President Trump began his State of the Union speech by recognizing two anniversaries: the 75th anniversary of D-Day, when the American-led invasion of Europe initiated the defeat of the Nazis, and the 50th anniversary of America putting a man on the moon, pointing to astronaut Buzz Aldrin as an invited guest in the gallery. But he left out the most significant 2019 remembrance: the 400th anniversary of the first African slaves sold into human bondage in Jamestown, Va., in August 1619.
That early omission struck me as important and revealing. After several state of the union speech-like affirmations about American “unity,” he couldn’t help coming back to his wall — the fundamental symbol of his presidential campaign and presidency. “I will get it built,” he proclaimed. In the midst of an hour and a half speech dealing with myriad other issues, Trump went to the wall as he always does.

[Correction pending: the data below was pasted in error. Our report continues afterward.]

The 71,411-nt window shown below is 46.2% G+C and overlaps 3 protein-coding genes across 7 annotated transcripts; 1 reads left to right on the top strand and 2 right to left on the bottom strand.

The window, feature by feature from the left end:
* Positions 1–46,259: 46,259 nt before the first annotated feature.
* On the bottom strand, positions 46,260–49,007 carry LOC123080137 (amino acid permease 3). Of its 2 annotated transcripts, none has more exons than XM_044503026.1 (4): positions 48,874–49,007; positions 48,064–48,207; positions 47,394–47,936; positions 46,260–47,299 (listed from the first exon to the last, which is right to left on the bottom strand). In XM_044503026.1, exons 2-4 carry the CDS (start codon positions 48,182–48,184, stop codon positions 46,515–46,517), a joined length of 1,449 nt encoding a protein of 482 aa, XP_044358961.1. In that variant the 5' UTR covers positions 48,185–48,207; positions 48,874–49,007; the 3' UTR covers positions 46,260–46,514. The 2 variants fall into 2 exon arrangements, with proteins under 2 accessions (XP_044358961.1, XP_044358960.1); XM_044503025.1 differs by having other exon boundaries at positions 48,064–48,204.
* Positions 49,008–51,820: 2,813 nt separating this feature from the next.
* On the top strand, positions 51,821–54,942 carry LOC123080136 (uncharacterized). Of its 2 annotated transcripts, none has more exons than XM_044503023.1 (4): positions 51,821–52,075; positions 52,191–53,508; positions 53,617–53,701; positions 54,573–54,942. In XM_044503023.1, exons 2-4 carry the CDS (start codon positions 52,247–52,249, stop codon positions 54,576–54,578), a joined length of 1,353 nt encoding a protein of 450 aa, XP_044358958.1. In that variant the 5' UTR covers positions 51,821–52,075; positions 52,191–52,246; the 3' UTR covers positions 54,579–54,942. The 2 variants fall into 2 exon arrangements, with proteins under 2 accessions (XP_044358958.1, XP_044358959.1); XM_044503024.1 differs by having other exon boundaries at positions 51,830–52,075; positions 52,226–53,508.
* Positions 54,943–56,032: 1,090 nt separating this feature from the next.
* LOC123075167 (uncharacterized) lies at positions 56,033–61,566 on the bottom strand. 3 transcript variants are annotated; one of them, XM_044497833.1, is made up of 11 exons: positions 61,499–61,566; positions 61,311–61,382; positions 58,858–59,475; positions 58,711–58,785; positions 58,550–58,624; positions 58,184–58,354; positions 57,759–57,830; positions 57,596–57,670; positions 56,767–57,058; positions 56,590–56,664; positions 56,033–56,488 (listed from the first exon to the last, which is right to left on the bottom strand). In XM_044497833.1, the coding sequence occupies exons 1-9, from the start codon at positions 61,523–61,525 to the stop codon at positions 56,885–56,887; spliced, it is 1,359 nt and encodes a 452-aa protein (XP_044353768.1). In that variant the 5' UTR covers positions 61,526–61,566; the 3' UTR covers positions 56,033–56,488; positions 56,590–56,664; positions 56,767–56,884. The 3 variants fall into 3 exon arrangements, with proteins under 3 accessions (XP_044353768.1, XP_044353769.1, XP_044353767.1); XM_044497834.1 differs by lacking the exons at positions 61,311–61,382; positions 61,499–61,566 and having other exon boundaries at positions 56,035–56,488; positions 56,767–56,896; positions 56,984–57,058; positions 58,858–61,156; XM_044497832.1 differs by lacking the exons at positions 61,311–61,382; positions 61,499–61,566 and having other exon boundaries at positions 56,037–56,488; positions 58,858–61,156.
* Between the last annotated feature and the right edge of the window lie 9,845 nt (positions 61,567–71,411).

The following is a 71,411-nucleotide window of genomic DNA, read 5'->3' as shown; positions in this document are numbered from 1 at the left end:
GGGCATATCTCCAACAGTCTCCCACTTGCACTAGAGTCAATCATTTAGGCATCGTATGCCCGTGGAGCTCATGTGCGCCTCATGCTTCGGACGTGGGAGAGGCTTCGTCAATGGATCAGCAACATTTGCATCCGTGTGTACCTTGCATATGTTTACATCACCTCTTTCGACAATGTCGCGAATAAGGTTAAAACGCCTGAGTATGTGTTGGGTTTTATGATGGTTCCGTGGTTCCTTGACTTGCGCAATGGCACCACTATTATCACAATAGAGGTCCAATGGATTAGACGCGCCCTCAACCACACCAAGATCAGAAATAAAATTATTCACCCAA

He repeated his falsehoods about terrorism, drugs, and crime coming to America through our southern border, which his fantasy of a wall would not protect us from. All the facts and testimony — even from his own administration and elected officials on the southern border from both parties — were unsurprisingly left out of Trump’s State of the Union speech.
Terrorists don’t come into the United States at illegal border crossings — they come through airports and legal points of entry and often overstay visas. Drugs come into American in trucks, cars, and vehicles through legal entry points and through tunnels — not by walking across unprotected deserts. And again, the facts show that immigrants to America, including undocumented immigrants, commit less crime than native born American citizens. Donald Trump’s idealized wall always ignores those facts and the truth.